When we lived in Inuvik my husband had a dog team which he struggled mightily to control.  It was a frustrating hobby that turned out to be way more work than he ever imagined.  Another seemingly random observation – Inuvik was the dustiest muddiest place we ever lived in.  One day in Inuvik my daughter and I had the following conversation:

Mommy, god-damn is a really bad word.  (Yes it is, and telling me that is not really an acceptable way to get away with saying it.)  Little kids should NEVER say god-damn.  (No, they shouldn’t, so would you please stop saying it?)  But its okay for dads to say god-damn.  (And why is it okay for dads?)  Because there’s GOD-DAMN MUD and GOD-DAMN DOGS!!  She sounded just like him.

It was a very rare occurance when we grew up to hear a swear word uttered by either of our parents.  If dad ever let one slip within our hearing we were suitably astounded and I know I could only manage to gape at him in disbelief. To think that he actually knew that word was one thing.  To hear him utter it was such a rare and unheard of thing that it gave the word intense power. 

My grandson gets very upset if I say the word ‘stupid’.  It’s a bad bad word that he is not allowed to use.  Isn’t that stupid??  And the other day my grand daughter told me all about the word ‘crap.’  It was like deja-vu with the god-damn lecture.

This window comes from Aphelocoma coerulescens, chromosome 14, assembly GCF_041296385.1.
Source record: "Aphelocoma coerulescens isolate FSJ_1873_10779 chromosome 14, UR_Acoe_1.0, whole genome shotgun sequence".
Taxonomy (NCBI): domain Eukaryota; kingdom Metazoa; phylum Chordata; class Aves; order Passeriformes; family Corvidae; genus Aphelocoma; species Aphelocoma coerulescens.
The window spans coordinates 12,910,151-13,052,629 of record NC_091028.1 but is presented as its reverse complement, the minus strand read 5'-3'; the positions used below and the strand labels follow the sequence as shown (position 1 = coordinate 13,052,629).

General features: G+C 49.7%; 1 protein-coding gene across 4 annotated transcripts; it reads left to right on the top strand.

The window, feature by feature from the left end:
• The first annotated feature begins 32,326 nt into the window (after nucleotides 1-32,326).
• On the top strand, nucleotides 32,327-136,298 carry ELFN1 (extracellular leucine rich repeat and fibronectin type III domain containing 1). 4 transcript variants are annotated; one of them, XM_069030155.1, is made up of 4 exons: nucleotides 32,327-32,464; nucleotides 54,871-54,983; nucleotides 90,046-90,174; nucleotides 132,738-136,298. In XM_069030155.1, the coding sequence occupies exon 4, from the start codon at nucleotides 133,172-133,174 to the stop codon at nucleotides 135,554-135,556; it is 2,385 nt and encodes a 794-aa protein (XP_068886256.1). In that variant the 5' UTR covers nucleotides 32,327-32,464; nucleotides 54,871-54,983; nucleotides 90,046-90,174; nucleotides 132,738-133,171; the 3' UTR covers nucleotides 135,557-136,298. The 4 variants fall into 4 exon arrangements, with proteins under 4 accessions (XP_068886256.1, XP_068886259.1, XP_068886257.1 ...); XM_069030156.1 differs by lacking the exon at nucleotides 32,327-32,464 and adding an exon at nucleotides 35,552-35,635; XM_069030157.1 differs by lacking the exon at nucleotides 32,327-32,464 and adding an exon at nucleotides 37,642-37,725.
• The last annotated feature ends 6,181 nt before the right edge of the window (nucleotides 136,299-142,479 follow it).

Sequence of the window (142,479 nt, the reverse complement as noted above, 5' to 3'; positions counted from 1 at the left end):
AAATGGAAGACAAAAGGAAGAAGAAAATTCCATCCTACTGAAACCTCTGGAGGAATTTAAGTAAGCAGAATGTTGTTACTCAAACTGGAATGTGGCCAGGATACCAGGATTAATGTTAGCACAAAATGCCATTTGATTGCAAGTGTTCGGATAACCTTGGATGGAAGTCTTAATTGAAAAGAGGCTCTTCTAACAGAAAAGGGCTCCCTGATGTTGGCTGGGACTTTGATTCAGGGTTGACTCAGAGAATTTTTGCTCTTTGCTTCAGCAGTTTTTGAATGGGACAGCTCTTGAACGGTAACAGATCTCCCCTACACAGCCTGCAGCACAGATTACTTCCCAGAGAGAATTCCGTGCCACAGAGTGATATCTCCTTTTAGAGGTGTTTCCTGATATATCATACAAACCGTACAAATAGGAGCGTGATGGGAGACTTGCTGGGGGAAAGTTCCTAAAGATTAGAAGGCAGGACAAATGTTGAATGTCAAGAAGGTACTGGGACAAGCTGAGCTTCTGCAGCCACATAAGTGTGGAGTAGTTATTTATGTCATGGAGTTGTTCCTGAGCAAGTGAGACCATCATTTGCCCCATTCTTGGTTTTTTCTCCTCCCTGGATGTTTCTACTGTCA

Crap is not a nice word, but sometimes you can say it and its okay.  (Nope, crap isn’t a very nice word.)  But grandma, its okay to say it if you’re feeling really sick.  You can say, mommy, I feel like crap. (Ah.  I see.)  But if your mom looks at you and says you LOOK like crap, then its a bad word.  (I totally get your point.)  Choose your words wisely mom. 

Toy Packaging From Hell

This blog has been imported from my previous site because I think it’s worth repeating.  I’m a grandma who buy toys.  I guess that’s just part of the grandma definition.  It’s true that kids learn early that if mom and dad say it’s not necessary, chances are Grandma will think it is.  Of COURSE this child should have Dr. Barbie and the Barbie Veterinarian. Little girls need to know they can do and be anything.   And the one who has a hair-clip and accessories shop?  Well, that’s for the sake of comparrison.  I like toys that don’t do too much on their own and require a lot of manipulation and imagination, thus providing hours of fun.  Right now it’s a favourite game to have Barbie and her friends sit at the kitchen table and eat ice cream sundaes and take calls on their cell phones, while discussing what they’re going to do at their jobs today.  A dog needs an operation to fix a broken leg.  A baby needs a hearing implant. We’re almost sold out of butterfly barettes.  Let’s get to work!  We’ll come back for lunch and talk some more!